By George Sarton
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Additional resources for Appreciation of Ancient and Medieval Science During the Renaissance (1450-1600)
SORANOS OF EPHESOS (II-l ET US NOW RETURN TO THE GREEK PHYSICIANS, OF WHOM SORANOS was perhaps 36 the greatest in the six centuries separating Galen from Hippocrates. It should not be supposed that that half-millennium was medically empty that would be absurd. Not only were many physicians active, but an abundance of research work was carried on in almost every branch of medicine. Facts were collected and theories invented; the facts were not always well observed (it was impossible to observe most of them well) and were too few in number; none of the theories was satisfactory and hence there were ^nany of them and keen rivalry between them.
The illustrious Guy de Chauliac (XIV-2), who was a practical surgeon rather than a scholar, cited Galen 890 times in his Chirurgia magna (Ibn Slna came second with 661 quotations). By the end of the century, Galen's canonization was almost completed, and the Florentine, Niccolo Falcucci, 52 in his Sermones medicinales proclaimed the master's infalliThis is the more remarkable, because Falcucci was very familiar with the Arabic medical literature available in Latin. bility. This brings us close to the age of printing.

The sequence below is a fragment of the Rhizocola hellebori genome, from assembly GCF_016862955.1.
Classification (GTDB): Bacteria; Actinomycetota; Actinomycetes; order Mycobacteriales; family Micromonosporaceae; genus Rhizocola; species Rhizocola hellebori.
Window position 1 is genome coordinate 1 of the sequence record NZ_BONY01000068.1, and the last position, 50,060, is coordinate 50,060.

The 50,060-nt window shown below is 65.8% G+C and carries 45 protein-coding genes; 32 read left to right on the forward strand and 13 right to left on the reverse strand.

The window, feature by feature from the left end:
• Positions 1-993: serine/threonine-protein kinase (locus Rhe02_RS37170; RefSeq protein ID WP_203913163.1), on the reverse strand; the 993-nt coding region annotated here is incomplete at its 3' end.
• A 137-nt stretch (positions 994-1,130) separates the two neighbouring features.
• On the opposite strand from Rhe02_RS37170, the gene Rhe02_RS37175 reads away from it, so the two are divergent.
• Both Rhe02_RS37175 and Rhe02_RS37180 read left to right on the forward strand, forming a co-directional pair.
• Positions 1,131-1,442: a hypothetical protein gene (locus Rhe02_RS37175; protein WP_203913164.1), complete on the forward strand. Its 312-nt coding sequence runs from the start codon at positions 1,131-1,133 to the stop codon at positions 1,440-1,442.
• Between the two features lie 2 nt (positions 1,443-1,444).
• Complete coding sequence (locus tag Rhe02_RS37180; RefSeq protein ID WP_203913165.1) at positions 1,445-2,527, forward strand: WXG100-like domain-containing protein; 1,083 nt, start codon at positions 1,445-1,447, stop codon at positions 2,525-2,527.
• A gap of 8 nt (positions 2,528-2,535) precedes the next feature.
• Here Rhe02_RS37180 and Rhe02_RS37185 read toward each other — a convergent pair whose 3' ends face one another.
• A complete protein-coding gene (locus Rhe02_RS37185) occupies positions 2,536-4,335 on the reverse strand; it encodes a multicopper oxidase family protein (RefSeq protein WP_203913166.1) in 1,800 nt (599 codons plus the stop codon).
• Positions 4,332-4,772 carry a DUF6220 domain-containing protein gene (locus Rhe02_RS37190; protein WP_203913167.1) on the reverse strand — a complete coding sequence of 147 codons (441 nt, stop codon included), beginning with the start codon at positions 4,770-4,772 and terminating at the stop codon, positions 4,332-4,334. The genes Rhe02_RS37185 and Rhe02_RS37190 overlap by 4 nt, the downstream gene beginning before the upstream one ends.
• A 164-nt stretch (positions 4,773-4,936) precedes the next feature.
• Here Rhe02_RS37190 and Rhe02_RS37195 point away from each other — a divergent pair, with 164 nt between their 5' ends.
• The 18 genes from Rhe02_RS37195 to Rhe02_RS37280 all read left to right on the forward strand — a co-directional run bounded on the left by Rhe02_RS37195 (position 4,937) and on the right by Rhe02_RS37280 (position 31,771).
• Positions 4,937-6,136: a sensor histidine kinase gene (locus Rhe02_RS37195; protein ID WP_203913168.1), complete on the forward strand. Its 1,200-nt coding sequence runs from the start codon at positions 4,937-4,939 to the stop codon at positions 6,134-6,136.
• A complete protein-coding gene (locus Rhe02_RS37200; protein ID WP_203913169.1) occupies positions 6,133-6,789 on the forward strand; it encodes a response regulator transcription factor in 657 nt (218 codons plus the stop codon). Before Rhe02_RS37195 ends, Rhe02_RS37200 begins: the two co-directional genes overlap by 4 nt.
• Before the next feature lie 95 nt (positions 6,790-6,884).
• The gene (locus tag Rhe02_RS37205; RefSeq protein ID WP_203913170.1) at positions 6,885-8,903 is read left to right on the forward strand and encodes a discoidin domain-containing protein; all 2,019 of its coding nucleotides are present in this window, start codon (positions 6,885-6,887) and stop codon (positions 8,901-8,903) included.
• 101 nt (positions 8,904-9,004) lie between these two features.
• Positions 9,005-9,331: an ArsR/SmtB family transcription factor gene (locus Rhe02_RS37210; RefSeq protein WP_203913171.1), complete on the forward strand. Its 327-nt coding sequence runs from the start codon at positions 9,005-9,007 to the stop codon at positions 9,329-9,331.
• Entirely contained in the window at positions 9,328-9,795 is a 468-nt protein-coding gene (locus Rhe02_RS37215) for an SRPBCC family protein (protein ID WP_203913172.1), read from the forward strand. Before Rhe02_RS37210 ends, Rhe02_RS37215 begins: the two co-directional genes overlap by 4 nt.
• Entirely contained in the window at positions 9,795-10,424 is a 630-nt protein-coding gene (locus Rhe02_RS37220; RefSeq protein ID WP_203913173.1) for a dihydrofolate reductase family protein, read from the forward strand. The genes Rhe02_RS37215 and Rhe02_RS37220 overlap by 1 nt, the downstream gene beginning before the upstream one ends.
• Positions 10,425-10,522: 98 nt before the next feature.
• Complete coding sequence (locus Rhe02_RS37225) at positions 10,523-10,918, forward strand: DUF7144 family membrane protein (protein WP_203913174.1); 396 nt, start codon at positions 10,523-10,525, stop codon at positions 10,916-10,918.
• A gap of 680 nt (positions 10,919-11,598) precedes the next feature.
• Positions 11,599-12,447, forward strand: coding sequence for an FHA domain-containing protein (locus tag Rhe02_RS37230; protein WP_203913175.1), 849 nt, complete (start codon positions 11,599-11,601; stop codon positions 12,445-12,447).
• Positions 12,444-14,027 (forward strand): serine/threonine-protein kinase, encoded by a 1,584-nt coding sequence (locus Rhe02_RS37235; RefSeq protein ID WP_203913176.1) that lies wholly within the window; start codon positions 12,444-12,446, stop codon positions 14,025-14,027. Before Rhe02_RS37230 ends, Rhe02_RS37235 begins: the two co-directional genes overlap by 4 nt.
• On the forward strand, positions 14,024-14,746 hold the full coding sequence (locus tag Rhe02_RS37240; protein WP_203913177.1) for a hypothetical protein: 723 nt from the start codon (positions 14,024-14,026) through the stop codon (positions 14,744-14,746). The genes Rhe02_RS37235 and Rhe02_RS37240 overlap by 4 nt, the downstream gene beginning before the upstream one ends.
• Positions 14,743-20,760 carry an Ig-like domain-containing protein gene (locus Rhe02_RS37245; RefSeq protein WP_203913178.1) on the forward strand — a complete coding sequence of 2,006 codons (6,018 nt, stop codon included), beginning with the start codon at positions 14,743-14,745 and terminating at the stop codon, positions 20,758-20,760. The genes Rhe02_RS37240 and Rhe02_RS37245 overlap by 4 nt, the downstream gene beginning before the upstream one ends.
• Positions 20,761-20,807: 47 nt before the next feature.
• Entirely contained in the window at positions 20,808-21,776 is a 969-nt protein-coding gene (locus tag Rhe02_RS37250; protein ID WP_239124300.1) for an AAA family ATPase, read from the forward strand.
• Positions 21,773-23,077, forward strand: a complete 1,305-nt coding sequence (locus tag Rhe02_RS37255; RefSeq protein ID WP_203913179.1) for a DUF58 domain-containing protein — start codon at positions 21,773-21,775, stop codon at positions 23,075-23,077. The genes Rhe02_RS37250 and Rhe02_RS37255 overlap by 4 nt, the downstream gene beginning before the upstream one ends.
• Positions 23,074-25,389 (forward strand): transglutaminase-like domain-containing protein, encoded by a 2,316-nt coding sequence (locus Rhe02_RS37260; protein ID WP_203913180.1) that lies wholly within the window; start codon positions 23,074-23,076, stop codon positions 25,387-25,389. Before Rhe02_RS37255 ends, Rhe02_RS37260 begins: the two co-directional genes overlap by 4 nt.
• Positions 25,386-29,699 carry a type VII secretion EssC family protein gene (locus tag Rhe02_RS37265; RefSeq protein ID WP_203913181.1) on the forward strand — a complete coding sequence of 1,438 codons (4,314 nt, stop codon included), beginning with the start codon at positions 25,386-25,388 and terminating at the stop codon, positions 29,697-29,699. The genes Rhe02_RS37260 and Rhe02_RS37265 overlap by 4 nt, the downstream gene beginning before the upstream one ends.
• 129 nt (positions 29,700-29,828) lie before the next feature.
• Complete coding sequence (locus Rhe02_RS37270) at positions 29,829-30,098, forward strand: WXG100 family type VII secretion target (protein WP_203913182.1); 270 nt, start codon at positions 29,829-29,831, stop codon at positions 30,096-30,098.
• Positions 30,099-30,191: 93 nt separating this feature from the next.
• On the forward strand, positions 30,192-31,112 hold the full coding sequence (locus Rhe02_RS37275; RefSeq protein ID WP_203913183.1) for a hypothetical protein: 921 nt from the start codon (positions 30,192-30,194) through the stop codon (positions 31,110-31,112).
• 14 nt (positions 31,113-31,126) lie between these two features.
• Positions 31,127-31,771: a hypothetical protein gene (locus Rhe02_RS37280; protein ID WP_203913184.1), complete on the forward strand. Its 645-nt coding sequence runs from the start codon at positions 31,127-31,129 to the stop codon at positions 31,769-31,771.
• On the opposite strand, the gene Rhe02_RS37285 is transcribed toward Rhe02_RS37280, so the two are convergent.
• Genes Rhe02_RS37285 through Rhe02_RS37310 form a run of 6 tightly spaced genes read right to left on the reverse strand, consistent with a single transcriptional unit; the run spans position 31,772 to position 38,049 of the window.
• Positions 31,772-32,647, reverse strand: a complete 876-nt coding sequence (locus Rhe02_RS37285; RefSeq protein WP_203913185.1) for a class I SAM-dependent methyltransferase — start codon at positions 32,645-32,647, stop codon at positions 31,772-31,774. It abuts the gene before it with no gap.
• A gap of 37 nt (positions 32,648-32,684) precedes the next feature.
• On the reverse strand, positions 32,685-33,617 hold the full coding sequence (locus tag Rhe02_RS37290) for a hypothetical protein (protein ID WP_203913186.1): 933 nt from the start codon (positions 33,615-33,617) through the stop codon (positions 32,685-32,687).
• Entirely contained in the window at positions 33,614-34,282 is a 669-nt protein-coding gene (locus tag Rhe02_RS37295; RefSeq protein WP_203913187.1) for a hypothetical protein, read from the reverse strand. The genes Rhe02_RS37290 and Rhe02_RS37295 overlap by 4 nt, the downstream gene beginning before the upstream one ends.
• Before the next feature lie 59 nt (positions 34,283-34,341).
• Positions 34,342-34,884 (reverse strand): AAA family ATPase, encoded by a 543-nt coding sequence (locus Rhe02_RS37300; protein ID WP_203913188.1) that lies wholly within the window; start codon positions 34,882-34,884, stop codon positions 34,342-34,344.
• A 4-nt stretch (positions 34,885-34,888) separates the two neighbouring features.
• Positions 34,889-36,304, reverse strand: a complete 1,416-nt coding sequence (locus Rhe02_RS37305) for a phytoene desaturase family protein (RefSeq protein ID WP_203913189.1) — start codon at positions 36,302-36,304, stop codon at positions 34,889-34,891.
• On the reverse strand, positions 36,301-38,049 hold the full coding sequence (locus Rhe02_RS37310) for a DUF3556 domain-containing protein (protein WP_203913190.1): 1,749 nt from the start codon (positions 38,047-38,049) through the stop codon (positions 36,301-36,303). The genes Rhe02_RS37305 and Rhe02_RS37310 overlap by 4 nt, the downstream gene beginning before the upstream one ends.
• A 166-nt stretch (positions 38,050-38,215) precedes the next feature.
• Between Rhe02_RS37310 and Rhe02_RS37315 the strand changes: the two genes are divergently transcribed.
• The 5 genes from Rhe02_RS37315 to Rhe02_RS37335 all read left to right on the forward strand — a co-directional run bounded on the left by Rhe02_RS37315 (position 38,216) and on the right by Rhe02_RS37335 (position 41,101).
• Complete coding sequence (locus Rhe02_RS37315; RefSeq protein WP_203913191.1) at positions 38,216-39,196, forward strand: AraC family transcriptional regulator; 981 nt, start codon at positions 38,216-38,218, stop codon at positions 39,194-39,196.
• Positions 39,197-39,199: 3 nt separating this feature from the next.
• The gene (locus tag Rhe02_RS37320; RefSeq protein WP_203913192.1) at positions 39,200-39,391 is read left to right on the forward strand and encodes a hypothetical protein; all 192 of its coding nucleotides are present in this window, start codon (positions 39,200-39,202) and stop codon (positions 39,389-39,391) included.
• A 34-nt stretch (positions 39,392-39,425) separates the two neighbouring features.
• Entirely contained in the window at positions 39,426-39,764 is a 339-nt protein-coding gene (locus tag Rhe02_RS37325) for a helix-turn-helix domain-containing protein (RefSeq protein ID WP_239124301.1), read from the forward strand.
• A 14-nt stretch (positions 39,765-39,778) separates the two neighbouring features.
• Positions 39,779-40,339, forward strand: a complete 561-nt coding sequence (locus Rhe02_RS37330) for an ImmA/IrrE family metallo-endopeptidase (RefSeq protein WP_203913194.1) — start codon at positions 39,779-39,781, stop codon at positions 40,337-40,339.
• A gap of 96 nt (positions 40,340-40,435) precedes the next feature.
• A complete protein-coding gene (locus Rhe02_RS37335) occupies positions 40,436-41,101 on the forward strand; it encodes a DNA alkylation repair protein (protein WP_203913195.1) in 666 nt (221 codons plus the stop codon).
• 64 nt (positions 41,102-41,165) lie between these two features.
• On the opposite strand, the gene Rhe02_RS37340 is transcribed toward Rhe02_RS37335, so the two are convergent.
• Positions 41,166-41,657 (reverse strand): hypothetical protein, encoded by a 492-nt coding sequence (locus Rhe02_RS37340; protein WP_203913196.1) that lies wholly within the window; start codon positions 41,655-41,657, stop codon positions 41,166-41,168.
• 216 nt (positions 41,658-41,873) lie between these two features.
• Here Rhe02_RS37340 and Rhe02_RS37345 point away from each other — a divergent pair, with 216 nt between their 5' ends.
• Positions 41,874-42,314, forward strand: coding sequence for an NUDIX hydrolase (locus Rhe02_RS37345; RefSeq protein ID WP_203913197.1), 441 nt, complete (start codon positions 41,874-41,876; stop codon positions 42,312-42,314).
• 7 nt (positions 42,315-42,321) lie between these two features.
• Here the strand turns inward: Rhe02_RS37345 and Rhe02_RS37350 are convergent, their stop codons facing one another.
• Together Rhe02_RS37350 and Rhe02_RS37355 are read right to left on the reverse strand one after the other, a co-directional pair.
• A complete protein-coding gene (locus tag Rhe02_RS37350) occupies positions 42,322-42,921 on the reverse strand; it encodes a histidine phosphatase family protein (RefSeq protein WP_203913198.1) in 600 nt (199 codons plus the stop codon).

D. knew Latin (he had been taught and passed his examinations in that language and was acquainted with the technical terms only in Latin; if he were a Frenchman, for example, he would be unable to give their French equivalents). That situation, which was in some respects very favorable to communications at a high level (one scientific language for the whole of Catholic and Protestant Europe), continued until the eighteenth century and this explains why vernacular versions of the De medicina were not printed until very late; an Italian version appeared in Venice, 1747, and the English one by Dr.